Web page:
By David Luttenberger, CPP
Global Packaging Director, Mintel Group Ltd.
It’s been two months since my last blog post on Chiefpackagingofficer.com. During that time I’ve literally either set foot in or flown through every time zone in the world. While circumnavigating the globe and racking up more OneWorld and Star Alliance frequent fliers miles than I care to count, I’ve visited dozens of retailers, brand-owners, converters, and design agencies in North and South America. I’ve shared packaging insights focused on consumer perceptions with globally recognized CPGs in multiple cities in Australia, while listening to how they struggle to implement innovation and achieve economies of scale on a continent with just 23 million people. I’ve trained colleagues in Singapore on how the global packaging industry is organized. I’ve flown back-and-forth across India, visiting Mumbai, Kolkata and Bangalore. There, I met with that region’s most prominent brands and most influential packaging converters, both of whom were eager to hear about Western packaging innovations (especially flexible packaging and any container type that facilitates re-use), but who also lamented the fact they could generally not exploit them due to cost.
During each visit and following presentations, and sometimes spirited Q&A sessions or, in a few cases, a confidential review of packaging concepts, I introduced the concept of the chief packaging officer. I shared links to chiefpackagingofficer.com and the four previous blogs I’ve written. I encouraged those I spoke with to spend some time perusing the various offerings the site had to offer. Most were eager to review the site and promised to provide me with some feedback on what they found.
As part of the chief packaging officer discussion, I shared the premise of how packaging innovation has historically taken a back seat to product development. I emphasized how consumers today want to know that brands think of them as individuals rather than as a demographic or cohort. I conveyed how packaging is the only launch type among the five recorded by Mintel (new product, new formulation, new variety, relaunch, new package) that, according to Mintel’s Global New Products Database, has shown steady and continuous growth during the past five years. I illustrated my points with examples of how the more successful launches have tapped into the idea of creating packaging solutions that bridge the gap between what consumers say is important to them about packaging and what they claim is not performing for them at the point of sale, during the use-occasion, or in an end-of-life scenario.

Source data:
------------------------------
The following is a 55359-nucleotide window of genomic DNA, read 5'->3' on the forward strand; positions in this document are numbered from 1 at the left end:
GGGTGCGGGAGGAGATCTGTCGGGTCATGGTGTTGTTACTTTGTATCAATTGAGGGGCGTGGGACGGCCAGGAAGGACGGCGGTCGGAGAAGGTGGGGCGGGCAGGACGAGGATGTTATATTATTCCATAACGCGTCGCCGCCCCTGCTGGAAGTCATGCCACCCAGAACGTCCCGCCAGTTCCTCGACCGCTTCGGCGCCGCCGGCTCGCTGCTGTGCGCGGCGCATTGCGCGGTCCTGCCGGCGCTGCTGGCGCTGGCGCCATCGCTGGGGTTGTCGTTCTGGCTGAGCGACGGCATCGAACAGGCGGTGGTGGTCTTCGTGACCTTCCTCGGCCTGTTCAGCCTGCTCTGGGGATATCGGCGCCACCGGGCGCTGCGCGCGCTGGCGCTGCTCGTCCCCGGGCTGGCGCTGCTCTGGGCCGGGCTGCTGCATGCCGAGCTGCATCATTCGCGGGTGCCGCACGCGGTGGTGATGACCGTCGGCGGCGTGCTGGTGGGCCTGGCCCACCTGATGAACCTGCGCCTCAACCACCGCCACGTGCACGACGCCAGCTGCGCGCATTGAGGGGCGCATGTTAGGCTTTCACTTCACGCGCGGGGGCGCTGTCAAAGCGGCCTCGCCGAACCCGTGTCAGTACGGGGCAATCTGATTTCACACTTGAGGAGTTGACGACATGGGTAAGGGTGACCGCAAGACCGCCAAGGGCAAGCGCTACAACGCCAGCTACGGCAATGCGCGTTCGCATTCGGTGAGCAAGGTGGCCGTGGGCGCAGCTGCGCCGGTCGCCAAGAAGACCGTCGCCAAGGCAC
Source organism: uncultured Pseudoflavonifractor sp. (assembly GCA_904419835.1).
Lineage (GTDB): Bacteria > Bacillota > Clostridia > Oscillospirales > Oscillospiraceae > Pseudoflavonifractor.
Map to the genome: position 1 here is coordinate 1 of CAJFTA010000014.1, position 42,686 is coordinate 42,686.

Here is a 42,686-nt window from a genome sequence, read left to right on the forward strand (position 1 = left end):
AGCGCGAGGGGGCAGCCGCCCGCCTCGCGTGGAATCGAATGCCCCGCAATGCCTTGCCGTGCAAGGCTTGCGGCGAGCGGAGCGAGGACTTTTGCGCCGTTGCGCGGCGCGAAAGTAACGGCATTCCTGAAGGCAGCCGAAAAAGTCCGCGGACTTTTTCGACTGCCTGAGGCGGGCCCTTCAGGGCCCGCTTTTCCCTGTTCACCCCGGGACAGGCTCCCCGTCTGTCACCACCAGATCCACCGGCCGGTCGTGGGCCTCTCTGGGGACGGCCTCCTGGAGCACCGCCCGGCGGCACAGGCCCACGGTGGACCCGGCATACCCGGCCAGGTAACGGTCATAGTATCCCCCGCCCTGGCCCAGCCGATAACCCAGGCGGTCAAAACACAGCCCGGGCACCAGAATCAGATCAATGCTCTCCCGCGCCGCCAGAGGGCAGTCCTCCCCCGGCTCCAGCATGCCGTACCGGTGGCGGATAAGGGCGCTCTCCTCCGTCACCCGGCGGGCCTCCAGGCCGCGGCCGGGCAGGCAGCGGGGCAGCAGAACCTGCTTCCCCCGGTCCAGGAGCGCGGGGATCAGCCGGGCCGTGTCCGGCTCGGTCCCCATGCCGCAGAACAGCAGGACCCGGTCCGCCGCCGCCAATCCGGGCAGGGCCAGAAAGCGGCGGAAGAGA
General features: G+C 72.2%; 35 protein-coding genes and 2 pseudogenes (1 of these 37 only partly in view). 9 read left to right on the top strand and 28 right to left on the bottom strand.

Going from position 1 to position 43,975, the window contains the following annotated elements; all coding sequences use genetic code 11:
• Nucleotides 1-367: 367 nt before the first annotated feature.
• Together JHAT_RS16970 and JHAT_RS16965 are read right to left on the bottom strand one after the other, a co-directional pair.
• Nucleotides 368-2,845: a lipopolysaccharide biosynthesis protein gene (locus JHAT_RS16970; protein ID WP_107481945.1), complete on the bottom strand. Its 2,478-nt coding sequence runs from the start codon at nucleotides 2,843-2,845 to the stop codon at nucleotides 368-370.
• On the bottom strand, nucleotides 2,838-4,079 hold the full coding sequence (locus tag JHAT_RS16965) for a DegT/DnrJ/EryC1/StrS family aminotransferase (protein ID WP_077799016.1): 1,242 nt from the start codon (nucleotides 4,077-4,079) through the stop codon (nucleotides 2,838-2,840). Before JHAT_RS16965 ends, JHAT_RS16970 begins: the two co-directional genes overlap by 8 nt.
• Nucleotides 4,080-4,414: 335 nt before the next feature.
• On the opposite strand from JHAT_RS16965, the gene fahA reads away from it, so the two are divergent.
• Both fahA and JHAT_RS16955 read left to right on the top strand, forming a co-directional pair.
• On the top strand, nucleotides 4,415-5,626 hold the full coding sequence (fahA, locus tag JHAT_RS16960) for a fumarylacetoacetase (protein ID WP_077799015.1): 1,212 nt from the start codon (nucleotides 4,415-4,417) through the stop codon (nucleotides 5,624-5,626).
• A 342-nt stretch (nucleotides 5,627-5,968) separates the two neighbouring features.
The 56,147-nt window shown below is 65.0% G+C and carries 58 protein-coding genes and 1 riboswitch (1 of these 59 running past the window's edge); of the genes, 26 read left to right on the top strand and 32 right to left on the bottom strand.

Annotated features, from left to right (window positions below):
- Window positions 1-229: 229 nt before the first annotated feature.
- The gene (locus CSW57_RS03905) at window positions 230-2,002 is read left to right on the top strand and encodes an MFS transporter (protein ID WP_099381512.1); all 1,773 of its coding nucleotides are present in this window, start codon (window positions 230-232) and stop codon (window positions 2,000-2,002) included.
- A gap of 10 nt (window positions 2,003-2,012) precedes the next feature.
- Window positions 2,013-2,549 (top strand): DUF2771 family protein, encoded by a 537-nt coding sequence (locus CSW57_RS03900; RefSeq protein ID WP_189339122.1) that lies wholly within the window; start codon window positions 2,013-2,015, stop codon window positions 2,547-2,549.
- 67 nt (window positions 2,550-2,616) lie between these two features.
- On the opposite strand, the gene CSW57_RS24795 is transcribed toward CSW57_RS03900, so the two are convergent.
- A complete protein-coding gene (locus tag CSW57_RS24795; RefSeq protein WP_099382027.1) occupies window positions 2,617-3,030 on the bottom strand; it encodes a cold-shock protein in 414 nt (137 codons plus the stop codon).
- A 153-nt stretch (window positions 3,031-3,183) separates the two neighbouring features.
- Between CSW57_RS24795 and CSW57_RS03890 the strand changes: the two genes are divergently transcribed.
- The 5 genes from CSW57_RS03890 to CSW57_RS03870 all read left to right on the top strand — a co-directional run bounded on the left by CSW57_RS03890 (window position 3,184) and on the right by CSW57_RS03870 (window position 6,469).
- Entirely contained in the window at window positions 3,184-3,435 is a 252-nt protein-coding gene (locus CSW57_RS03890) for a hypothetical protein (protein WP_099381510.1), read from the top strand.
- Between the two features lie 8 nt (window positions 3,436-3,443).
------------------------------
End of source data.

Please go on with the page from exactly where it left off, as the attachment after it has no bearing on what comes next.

In the few weeks since my return, I’ve received a handful of emails expressing thanks from clients for turning them on to such a rich resource of packaging information. A few have said they have bookmarked the site so they can return to it on a regular basis. One even expressed strong interest in submitting his resume and applying for the CPO position I outlined in my May 12 post, “Strategist, Tactician, Leader: Defining the Role of the Chief Packaging Officer (https://www.chiefpackagingofficer.com/strategist-tactician-leader-defining-the-role-of-the-chief-packaging-officer/), in which I created a [ficticious] executive search. But then he also commented that at his company, a major food producer in Australia, because packaging was considered a “technical/execution” function and not a marketing function, that a CPO-type role would never be created.
While client confidentiality prevents me from revealing the brand owners I met with, the consensus among those who’ve emailed me has been that a CPO-type position would most likely report through procurement rather than to the COO or CEO. The reason? Cost drives everything at consumer packaged goods companies in India, and with good reason. According to the International Monetary Fund World Economic Outlook, per capita income in India is about US$1,627, or nearly seven times lower than the world’s average. Ironically, the exploitation of packaging innovation, like so many things, is dictated by the economics of longitude and latitude rather than by true need. But that’s a discussion for another time.